Not every authorship name is the writer’s real name. Yes, odds are even you don’t use your real name for all your online membership accounts, blogging, emailing, content writing, comments, so on and so forth. You probably haven’t thought about it in terms of a pen name, alias, nom de plume, also known as (aka), or pseudonym. You may have picked an assortment of random letters and numbers or some obscure character or terminology to serve as your online identity; thus, you have assigned yourself a nom de plume. The days of a strict interpretation of nom de plume being a recognizable and realistic name are long gone. Actors and entertainers have been using one word names or a collection of words and letters to serve as their public identities for many years, for example: Madonna, Sting, Seal, Cher, L.L.Cool J, Ice-T, Vanilla Ice, Eminem, Carrot-Top, are just a few of the pseudonyms currently being used the entertainment world.
More and more online writers are posting their work under a pen name (also called pseudonym or nom de plume) or some odd collection of letters and numbers instead of using their real name. Not using your real name is fine, and sometimes preferential as will be discussed further in this article. Creating an alter-ego has a long history of use by some the great authors of history. In fact, it was a necessity for some authors publishing controversial scientific and political messages to use a pseudonym disconnected from their real identity for self-protection.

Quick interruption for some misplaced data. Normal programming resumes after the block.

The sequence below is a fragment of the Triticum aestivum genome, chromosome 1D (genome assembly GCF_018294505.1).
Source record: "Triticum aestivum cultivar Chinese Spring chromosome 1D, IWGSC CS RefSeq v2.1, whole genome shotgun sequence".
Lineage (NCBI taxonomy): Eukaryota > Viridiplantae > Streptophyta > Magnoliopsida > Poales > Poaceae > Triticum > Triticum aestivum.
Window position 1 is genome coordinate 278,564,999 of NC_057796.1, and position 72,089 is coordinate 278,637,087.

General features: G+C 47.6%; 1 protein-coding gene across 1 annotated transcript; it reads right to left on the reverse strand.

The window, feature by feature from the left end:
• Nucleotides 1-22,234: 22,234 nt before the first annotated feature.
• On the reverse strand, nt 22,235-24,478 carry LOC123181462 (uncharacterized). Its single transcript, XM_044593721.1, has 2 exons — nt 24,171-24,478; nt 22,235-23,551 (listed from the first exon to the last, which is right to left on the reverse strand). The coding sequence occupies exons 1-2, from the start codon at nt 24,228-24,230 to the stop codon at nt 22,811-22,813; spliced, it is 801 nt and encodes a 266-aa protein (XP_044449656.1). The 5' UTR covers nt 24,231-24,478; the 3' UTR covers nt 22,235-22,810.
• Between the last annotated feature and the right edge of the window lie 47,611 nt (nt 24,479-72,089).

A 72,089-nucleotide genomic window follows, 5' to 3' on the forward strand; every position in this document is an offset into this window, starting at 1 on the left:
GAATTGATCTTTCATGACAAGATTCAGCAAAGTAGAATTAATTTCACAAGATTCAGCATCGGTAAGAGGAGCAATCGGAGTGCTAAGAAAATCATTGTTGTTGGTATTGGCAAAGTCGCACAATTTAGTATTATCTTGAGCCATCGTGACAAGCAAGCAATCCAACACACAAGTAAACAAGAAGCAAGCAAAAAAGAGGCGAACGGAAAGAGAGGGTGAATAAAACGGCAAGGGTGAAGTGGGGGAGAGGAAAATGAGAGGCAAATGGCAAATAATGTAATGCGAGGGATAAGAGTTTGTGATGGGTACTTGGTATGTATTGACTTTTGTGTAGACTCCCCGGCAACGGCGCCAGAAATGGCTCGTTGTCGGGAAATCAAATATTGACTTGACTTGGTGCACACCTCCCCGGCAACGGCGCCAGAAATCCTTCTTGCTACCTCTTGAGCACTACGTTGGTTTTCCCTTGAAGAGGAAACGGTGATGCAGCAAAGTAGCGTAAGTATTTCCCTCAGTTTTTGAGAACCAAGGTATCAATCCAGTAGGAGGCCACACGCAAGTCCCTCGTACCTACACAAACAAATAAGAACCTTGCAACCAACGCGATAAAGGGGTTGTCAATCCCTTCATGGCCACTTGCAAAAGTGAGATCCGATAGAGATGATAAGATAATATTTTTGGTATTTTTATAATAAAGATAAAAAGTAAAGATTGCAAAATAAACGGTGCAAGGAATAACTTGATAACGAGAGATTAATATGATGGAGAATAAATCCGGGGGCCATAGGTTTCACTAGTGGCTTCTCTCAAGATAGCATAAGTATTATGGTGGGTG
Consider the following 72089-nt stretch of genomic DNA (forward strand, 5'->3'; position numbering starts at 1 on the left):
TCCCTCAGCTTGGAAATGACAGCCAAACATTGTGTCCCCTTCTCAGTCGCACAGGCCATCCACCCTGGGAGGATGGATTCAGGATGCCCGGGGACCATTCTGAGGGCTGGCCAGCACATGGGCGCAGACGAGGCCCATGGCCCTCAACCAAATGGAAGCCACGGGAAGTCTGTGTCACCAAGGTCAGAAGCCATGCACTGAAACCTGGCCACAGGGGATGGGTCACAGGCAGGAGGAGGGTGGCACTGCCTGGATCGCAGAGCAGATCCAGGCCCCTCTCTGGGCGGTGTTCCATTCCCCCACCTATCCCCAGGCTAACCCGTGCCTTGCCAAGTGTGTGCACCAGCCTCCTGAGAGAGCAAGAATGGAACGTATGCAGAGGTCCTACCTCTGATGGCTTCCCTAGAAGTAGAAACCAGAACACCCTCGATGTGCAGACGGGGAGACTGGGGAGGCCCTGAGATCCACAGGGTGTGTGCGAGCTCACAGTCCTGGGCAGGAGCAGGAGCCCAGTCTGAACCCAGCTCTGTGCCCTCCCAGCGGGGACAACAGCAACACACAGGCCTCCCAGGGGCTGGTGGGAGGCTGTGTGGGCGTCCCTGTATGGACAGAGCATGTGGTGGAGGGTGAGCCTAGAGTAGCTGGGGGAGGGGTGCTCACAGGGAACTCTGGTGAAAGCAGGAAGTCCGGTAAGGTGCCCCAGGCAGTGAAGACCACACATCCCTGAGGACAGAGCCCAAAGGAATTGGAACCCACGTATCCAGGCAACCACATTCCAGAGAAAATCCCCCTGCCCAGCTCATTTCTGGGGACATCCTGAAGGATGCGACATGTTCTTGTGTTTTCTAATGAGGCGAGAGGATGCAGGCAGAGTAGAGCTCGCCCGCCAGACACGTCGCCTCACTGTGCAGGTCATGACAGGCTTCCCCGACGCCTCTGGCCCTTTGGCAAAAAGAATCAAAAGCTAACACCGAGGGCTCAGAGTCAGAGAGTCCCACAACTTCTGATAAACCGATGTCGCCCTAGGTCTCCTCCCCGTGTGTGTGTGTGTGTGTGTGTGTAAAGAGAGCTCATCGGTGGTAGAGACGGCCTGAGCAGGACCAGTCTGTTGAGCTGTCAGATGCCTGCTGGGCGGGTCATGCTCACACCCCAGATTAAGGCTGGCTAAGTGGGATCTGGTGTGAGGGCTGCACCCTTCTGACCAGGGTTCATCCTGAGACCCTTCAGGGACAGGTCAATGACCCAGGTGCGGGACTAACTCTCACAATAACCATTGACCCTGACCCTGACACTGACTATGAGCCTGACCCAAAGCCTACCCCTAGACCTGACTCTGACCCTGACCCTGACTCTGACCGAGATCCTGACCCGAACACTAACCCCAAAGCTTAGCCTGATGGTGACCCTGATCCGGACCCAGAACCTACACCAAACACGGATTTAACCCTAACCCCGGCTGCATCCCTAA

Books and Authors
Online writing is a different animal and the reasons for publishing under a pseudonym or compilation of letters and numbers does create advantages and disadvantages. Some people feel that it gives them a sense of security or privacy; some just think they have created a cute moniker. However, one of the problems content writers and bloggers are now finding that when they post under a non-name (meaning identifying themselves with something other than a recognizable moniker), their work may be scraped-up or stolen and re-posted by someone else under their own identity. When you use a non-name it’s difficult to impossible to fight for your copyrights when your hard work is stolen. Let’s continue to look at why authors use of a pen name; why are they used; who are some of the authors that use them; and how to create or select one of these aliases.
NOTE to Readers: To avoid the redundancy of the term “pen name,” and to avoid excess word density issues that adversely affect Google, I’ll use the acronym PN in place of pen name from this point forward until the final paragraph. Nom de plume, pseudonym and moniker will continued to be used for that purpose as well.
Who is the Real Author of the Book
PNs can actually be a fun thing to do. Some writers find it advantageous to use a separate identity when they write in more than one genre. For instance, if you write romance novels and science fiction stories, you might use two pseudonyms, one for each genre. In this way you can establish and maintain a relationship between the readers of that genre with that specific writer identity; that is your alternate ego author who just happens to specialize in that genre.